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October 5, 2003 | Technology | Comments

How Do You Organize Your Data?

Good information architecture is extremely important in today's world, with tons of stuff literally exploding at everyone, especially people using pc's a lot. I've noticed it also, with people who don't have some sort of information architecture in place being unable to deal with large information flows therefore they end up spending to much time or give up altogether. As Jakob Nielsen said: "It will soon be time to teach a simplified version of information technology to high school students, and possibly even to bring it into elementary schools as well".

There is so much information/content/data available on the internet that people who can access/organize/grasp large amounts are going to be ahead of those who can't. In a decade or so, in a job interview somewhere, applicants will also be evaulated on their ability to deal with a thousand emails/messages along with their other work skills. Already, some people working in tech industries in the west have to be dealing with hundreds of emails/messages on a daily basis as a natural part of their jobs. A list of resources about IA:

Web Sites:


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September 3, 2003 | Technology | Comments

Google Calculator

Now, everybody has already gone on and on about the new Google built in calculator, and the fun one can have with it. The most awe inspiring thing about it is that it's the easiest calculator I've ever used. You can ask it questions in english and get back answers!

It can answer questions that not only have stumped philosophers over the ages, but includes details which many have never even thought of to ask (the three teaspoons):

What's the answer to life, the universe and everything multiplied by the speed of light divided by three teaspoons? Answer: 8.51523871 × 1014 m-2 s-1

Via: Waxy.org: Fun with Google's Calculator

August 15, 2003 | Technology | Comments

Artificial Diamonds

The end of the diamond industry as we know it, and good riddance too.

Wired: The New Diamond Age. Two companies in the US have perfected techniques for creating cheap artificial diamonds, virtually indistinguishable from the real thing. The story of how they got there is riveting - retired army generals purchasing cold war soviet technology, veiled death threats to scientists at conferences and best of all, a very real threat to the De Beers diamond cartel / monopoly.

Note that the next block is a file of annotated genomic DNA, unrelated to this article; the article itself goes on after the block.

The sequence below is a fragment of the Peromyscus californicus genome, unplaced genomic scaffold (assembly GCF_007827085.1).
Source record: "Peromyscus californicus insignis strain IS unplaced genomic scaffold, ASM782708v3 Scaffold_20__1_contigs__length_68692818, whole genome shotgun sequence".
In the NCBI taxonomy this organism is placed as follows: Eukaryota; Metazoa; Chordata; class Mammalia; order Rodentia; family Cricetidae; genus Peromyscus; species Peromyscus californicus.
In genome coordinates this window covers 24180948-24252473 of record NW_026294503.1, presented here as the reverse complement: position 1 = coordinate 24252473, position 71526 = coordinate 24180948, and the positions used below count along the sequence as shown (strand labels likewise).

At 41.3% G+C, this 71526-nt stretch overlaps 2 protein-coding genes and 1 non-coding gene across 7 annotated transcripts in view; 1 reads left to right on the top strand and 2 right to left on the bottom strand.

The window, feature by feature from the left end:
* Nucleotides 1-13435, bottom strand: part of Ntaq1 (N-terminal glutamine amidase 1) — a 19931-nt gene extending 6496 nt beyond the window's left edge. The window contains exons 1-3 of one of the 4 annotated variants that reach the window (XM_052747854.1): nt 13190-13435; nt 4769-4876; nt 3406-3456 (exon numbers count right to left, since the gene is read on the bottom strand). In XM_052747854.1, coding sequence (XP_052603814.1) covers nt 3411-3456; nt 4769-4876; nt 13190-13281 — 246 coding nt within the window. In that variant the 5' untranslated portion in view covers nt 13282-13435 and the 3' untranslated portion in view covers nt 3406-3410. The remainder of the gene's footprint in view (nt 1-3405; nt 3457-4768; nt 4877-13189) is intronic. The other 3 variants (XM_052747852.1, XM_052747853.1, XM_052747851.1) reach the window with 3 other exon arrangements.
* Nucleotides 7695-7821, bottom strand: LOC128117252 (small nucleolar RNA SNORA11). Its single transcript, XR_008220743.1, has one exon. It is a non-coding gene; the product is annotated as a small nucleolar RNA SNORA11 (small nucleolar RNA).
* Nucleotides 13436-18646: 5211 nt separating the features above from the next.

Interestingly, the most important application for the tecnology looks likely to be semi conductors. Diamonds can handle far higher temperatures than silicon, meaning chips so fast that silicon would just melt under the strain.

Personally though, I hope this development strikes a killing blow to the whole diamond industry. See Anil Dash for a good summary of why the world would be better off without it.
>> Simon Willison's Weblog

Slashdot: The new diamond age is here and will revolutionize the computer industry. Diamonds show amazing potential as a superior semiconductor.

Slashdot: Diamond Age Coming Soon :: Artificial diamonds are finally here. The /. entry has a ton of links about articial diamons.

August 13, 2003 | Technology | Comments

Introduction to the Theory of Relativity

A series of elementary, informal, and almost equation-free articles descibing the Theory of Relativity in physics.

  1. Part I: History This described the history of ideas in the development of relativity.
  2. Part II: Special Relativity This described Einstein's Special Theory of Relativity.
  3. Part III: General Relativity This gives at least a taste of Einstein's General Theory of Relativity, which extends the Special Theory to cases involving acceleration and gravity.
  4. Part IV: Implications, Controversies, and Miscellany This will address implications of the Theory of Relativity, controversies both old and modern, experimental evidence, and anything else that isn't covered in the first three installments.
July 27, 2003 | Technology | Comments

Will Humanoid Robots Take All the Jobs by 2050?